Symbolic Meaning of Christmas Tree – A Brief Summary

Written by avenefica on December 5th, 2007

The symbolic meaning of Christmas trees originates in pagan culture where the evergreen represents life, rebirth, and stamina needed to endure the winter months.

Scandinavian and Norse traditions honored the winter solstice (December 25) by decorating evergreens.  At this time fir trees were also burned to commemorate the life that stirs even in the most frigid grips of winter.  These traditions also marked the end of the old year and the beginning of a new year.

Pagan lore indicates the time between December 25 until about early-mid January are some of the coldest days of the year.  It was believed evil spirits were at their strongest during these months.  To thwart the nasties, evergreens were brought into the home as symbols of protection.  These evergreens were alight with candles, the idea here was to “light up” the darkest, coldest conditions and thereby shoo away naughty spirits. 

 It wasn’t until about the nineteenth century that we find Christianity absorbing the bright, cheery symbolism of the Christmas tree.  The Christians had long held the fir as a symbol of the Tree of Life.  Early Christians knew their symbolism well, as they added candles and apples to their Christmas firs.  These candles represented the light of Christ.  The apples symbolized knowledge which spawned man’s original sin according to Christian belief.  Here we see the light of Christ absolving the “fall of man” within the immortal symbol of the Christmas tree.

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5 Comments so far ↓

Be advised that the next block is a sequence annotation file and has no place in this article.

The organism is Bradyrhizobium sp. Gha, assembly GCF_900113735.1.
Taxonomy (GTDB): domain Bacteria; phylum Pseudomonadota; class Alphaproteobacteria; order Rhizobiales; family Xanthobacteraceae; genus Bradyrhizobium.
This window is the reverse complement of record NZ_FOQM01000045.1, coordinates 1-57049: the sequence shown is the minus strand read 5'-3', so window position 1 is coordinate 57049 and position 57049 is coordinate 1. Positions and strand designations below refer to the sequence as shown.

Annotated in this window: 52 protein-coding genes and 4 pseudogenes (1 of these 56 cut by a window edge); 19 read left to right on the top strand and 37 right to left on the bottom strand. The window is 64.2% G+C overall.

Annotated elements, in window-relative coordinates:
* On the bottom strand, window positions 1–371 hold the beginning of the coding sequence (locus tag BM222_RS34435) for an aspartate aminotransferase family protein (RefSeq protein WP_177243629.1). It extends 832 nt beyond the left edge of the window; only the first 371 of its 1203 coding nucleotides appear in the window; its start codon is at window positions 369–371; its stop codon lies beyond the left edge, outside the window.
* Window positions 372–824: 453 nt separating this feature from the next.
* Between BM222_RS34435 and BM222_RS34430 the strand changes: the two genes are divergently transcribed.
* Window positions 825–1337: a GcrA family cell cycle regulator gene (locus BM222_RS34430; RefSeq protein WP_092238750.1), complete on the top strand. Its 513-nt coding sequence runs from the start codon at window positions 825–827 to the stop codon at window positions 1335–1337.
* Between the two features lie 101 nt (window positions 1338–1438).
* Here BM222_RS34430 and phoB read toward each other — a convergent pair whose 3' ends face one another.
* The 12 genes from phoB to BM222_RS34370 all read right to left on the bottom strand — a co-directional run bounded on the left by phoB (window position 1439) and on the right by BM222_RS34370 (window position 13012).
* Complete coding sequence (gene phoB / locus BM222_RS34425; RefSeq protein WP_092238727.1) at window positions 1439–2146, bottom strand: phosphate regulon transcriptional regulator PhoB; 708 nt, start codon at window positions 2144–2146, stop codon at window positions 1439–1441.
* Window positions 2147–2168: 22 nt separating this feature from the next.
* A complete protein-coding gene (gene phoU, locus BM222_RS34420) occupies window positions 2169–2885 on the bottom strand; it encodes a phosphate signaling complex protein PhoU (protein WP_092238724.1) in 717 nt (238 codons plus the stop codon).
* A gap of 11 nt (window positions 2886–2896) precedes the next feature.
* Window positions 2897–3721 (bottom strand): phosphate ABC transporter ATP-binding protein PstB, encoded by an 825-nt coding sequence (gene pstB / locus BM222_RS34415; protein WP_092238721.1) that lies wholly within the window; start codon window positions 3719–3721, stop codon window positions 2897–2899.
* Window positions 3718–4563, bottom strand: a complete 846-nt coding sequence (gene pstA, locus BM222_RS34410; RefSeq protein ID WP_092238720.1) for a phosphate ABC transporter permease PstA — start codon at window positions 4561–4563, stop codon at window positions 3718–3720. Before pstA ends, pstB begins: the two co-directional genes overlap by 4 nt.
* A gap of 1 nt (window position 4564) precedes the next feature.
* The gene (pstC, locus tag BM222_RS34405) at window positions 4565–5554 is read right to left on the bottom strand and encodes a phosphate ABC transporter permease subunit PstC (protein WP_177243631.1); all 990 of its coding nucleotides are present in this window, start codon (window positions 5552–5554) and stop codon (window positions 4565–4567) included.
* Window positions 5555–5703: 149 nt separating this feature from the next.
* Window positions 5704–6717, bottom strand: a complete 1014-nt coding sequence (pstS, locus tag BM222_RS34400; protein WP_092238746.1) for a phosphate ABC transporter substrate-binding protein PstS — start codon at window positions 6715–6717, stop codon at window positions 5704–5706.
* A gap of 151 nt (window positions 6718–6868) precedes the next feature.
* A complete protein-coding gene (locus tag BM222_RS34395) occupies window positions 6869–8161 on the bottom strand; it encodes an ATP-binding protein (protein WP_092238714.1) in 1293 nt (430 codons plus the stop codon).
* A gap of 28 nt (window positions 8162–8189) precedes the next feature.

1. Hmmm. Interesting. I never knew how the whole thing started. Kinda makes me wonder if it’s a good thing to have a Christmas tree. I do want to honor Christ in all I do…

  2. avenefica says:

    Hi Beverly, thanks for your comment.

    We can turn to the root of the symbol itself to determine if it is an appropriate fit in our lives.

    In this case, we are investigating the evergreen, which embodies life-affirming attributes such as:

    Rebirth
    Growth
    Development
    Strength
    Endurance
    Promise
    Determination

    If you want to recognize the Christ in all that you do, I feel certain having a Christmas tree is indeed an honorable intent. Ultimately, of course, it’s between you and Christ how you may outwardly express your acknowledgement of his presence.

  3. angunc3 says:

    I have always been intrigued by how Christianity simply “absorbs” symbols and ideas from pagan religions. I have heard about where Christmas trees began, but hadn’t heard about the apple and candle decorations. Thanks for the lesson!

  4. Melissa says:

    Christians don’t “absorb” Pagan symbols. If you look back into history the Pagans took symbols that Christians were already using and used them as well… No one stole from anyone else, unless you were Roman :)

  5. avenefica says:

    Thank you for your observation